In recognition of the difficulty of protecting wild populations, in 1984 the IUCN/SSC Asian Rhino Specialist Group recommended that a captive breeding programme be developed, thus establishing a dual approach to Sumatran rhino conservation: protecting wild populations through the Rhino Protection Units and running a breeding programme at the Sumatran Rhino Sanctuary (SRS) within a semi-natural environment in Way Kambas National Park.
It ran from 11:16 AM, 6 December 2011 to 4:22 PM, 21 March 2013
Registered Charity in England and Wales (1035072)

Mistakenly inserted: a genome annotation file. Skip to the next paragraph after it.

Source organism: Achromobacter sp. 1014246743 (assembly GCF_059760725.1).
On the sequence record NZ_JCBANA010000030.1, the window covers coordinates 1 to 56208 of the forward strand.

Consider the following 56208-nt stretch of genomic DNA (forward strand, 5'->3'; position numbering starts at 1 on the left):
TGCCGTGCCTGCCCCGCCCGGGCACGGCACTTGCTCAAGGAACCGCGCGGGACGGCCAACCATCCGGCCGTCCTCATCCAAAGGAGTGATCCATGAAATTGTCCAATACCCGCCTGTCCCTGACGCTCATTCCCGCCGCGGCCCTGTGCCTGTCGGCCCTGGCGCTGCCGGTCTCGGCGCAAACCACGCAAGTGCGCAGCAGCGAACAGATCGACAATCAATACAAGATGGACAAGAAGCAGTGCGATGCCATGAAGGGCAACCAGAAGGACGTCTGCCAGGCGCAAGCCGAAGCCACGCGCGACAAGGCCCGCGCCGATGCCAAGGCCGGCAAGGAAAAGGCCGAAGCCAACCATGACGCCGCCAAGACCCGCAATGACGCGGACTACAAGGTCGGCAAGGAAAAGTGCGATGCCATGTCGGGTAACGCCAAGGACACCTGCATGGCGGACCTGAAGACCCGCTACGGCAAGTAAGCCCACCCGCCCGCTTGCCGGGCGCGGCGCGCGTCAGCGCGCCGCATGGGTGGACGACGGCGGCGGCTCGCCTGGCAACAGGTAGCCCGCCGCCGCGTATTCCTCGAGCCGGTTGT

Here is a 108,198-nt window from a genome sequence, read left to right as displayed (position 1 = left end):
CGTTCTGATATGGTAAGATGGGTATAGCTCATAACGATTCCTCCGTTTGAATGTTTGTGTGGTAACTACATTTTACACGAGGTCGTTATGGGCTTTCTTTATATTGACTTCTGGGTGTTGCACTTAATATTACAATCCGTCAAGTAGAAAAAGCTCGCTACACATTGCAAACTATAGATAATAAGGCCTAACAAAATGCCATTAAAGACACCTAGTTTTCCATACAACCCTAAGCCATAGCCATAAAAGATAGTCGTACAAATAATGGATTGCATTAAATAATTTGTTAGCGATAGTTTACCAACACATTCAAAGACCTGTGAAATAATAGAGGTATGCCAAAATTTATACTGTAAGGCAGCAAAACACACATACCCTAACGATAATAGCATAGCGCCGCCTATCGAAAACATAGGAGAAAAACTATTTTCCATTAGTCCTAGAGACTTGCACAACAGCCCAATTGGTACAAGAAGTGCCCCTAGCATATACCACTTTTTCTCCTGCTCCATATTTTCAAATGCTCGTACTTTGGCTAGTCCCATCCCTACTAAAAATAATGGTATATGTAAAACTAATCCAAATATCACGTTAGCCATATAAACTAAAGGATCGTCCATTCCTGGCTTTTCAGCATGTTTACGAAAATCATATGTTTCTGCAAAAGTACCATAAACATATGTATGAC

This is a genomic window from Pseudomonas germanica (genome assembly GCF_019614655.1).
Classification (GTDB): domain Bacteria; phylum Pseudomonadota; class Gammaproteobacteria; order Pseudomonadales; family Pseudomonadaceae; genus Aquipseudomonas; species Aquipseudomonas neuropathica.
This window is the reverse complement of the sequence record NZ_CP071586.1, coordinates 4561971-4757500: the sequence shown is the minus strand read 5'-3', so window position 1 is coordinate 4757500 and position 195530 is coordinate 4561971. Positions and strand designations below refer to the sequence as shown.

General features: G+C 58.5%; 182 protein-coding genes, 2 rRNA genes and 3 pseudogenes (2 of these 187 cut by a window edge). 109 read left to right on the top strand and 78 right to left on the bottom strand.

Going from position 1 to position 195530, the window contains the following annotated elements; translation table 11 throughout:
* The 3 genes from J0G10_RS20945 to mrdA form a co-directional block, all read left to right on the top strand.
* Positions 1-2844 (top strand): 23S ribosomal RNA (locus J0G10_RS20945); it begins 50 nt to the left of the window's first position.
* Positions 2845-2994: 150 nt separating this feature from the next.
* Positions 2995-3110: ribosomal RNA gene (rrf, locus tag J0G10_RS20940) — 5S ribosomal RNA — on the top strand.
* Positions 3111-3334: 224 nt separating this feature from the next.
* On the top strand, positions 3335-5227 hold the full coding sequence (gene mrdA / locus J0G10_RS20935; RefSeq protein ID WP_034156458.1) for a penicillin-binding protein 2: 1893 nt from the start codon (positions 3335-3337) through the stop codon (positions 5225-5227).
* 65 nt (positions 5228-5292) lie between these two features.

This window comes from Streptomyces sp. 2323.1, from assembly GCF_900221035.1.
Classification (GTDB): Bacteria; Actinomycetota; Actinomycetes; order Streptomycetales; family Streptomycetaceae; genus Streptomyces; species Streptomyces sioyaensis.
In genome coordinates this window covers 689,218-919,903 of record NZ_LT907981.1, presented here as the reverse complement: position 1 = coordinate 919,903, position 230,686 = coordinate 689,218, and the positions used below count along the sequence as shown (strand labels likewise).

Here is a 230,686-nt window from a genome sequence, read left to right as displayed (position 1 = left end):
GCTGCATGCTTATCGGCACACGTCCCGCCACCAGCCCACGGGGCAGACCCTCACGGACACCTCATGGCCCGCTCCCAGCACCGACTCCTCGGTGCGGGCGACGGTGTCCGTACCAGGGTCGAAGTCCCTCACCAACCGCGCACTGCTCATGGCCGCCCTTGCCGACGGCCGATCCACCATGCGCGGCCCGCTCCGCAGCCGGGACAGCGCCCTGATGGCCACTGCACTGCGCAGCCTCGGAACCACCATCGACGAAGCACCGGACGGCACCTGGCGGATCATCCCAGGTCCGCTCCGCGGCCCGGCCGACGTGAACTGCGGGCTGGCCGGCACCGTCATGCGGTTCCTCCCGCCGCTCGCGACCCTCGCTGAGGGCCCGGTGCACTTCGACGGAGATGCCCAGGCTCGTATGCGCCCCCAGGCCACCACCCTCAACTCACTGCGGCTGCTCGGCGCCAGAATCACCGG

The SRS was developed to accommodate the few remaining rhinos living in isolation in zoos and to increase breeding opportunities. The SRS generates interdisciplinary scholarly knowledge about the basic biology of the Sumatran rhino, using an integrated approach incorporating reproductive biology, nutrition, behaviour, immunology, veterinary medicine, and other disciplines. The sanctuary is the first and only major global propagation centre for Sumatran rhinos and encloses 100 hectares (247 acres) of native rainforest habitat for propagation, research and education purposes. Facilities include a large, fenced enclosure of native forest for each of the five rhinos; a large, fenced central breeding area with observation posts; a guard post; a small visitor and education centre; and very basic barracks, meeting rooms, and veterinary facilities for use by SRS staff. The Sanctuary is home to five animals since the 2007 arrival of captive-born Andalas. It is hoped that he will breed with two rescued young, healthy females living at the facility. Sumatran rhinos have been very difficult to breed, but in recent years, the Cincinnati Zoo has been very successful in breeding the species, and is working very closely with the SRS by offering in-kind technical as well as financial support. The two young female rhinos at the SRS have now reached sexual maturity, as has Andalas, the young male. The rhinos are regularly being introduced to each other, Andalas just recently mated with one of the females for the first time, staff have high hopes for a successfully pregnancy within the next couple of years. All female rhino are given an ultrasound on a regular and routine basis to establish optimal breeding times and as educational and research evidence. The SRS is vital in the dual approach to Sumatran rhino conservation and is in need of funds, specifically browse and non-browse food, which is purchased and / or collected from local sources by local workers. Medicines, such as antibiotics and anti-inflammatories, are needed to treat routine health matters, such as parasites, skin infections, and other disorders. The animal facilities, such as holding yards, need routine upkeep and repair in order to keep the rhinos secure, and to keep out local elephant populations.
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